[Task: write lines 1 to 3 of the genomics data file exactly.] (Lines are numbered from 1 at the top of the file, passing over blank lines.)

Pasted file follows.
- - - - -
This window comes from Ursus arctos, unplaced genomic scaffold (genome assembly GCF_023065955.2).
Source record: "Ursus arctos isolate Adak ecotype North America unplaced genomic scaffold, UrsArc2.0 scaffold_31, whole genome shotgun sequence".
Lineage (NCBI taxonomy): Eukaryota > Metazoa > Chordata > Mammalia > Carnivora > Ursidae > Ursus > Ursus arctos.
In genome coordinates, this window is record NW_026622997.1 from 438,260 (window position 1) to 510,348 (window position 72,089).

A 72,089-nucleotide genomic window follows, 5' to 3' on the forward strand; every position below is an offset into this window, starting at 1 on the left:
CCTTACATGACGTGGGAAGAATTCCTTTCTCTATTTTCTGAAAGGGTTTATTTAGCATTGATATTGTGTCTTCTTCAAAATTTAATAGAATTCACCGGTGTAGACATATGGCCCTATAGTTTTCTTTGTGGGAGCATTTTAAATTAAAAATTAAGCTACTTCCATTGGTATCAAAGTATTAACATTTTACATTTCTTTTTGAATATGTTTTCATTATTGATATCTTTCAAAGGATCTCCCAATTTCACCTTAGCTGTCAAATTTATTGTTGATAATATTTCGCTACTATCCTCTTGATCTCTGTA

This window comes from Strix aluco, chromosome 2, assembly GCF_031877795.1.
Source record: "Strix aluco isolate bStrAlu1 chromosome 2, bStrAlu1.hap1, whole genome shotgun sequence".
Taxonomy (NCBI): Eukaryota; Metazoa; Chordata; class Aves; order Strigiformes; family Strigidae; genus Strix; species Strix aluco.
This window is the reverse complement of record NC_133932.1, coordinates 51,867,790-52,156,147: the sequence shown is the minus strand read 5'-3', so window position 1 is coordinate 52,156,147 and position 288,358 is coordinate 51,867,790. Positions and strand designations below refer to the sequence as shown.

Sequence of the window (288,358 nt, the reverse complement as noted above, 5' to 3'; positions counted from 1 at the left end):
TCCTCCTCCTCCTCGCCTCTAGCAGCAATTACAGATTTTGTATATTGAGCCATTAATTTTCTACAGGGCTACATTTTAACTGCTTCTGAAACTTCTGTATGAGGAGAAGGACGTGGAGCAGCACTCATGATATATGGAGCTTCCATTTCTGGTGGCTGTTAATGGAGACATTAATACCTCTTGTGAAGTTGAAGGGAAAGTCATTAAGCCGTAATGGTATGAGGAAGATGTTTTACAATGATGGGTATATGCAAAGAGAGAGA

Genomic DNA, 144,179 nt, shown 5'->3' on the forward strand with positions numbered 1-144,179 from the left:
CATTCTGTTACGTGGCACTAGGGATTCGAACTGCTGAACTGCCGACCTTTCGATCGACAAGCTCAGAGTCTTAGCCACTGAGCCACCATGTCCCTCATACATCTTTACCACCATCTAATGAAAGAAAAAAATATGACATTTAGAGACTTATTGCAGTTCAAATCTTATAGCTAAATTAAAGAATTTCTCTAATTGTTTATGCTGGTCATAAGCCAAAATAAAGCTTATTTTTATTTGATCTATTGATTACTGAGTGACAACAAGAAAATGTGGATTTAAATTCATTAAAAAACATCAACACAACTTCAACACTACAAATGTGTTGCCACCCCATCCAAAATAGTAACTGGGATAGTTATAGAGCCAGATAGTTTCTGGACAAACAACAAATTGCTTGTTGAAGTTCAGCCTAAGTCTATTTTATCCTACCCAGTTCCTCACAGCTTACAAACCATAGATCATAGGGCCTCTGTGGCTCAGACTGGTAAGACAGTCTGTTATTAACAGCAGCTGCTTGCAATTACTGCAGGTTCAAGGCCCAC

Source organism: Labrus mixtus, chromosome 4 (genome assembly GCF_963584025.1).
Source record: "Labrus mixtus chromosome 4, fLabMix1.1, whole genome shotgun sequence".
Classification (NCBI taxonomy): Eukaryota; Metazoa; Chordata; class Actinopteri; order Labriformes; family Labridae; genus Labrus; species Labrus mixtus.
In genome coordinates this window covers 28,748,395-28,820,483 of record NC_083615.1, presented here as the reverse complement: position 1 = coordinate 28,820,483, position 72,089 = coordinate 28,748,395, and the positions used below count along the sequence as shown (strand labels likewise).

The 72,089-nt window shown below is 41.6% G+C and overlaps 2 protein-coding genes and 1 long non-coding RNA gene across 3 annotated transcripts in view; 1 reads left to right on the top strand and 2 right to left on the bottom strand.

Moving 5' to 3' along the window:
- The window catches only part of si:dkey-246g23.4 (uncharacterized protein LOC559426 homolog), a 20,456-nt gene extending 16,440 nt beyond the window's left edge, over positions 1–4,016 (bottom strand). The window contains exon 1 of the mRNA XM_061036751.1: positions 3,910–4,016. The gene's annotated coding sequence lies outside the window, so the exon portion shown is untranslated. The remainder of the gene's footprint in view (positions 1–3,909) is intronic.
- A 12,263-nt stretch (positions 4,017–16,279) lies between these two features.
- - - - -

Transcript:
This window comes from Ursus arctos, unplaced genomic scaffold (genome assembly GCF_023065955.2).
Source record: "Ursus arctos isolate Adak ecotype North America unplaced genomic scaffold, UrsArc2.0 scaffold_31, whole genome shotgun sequence".
Lineage (NCBI taxonomy): Eukaryota > Metazoa > Chordata > Mammalia > Carnivora > Ursidae > Ursus > Ursus arctos.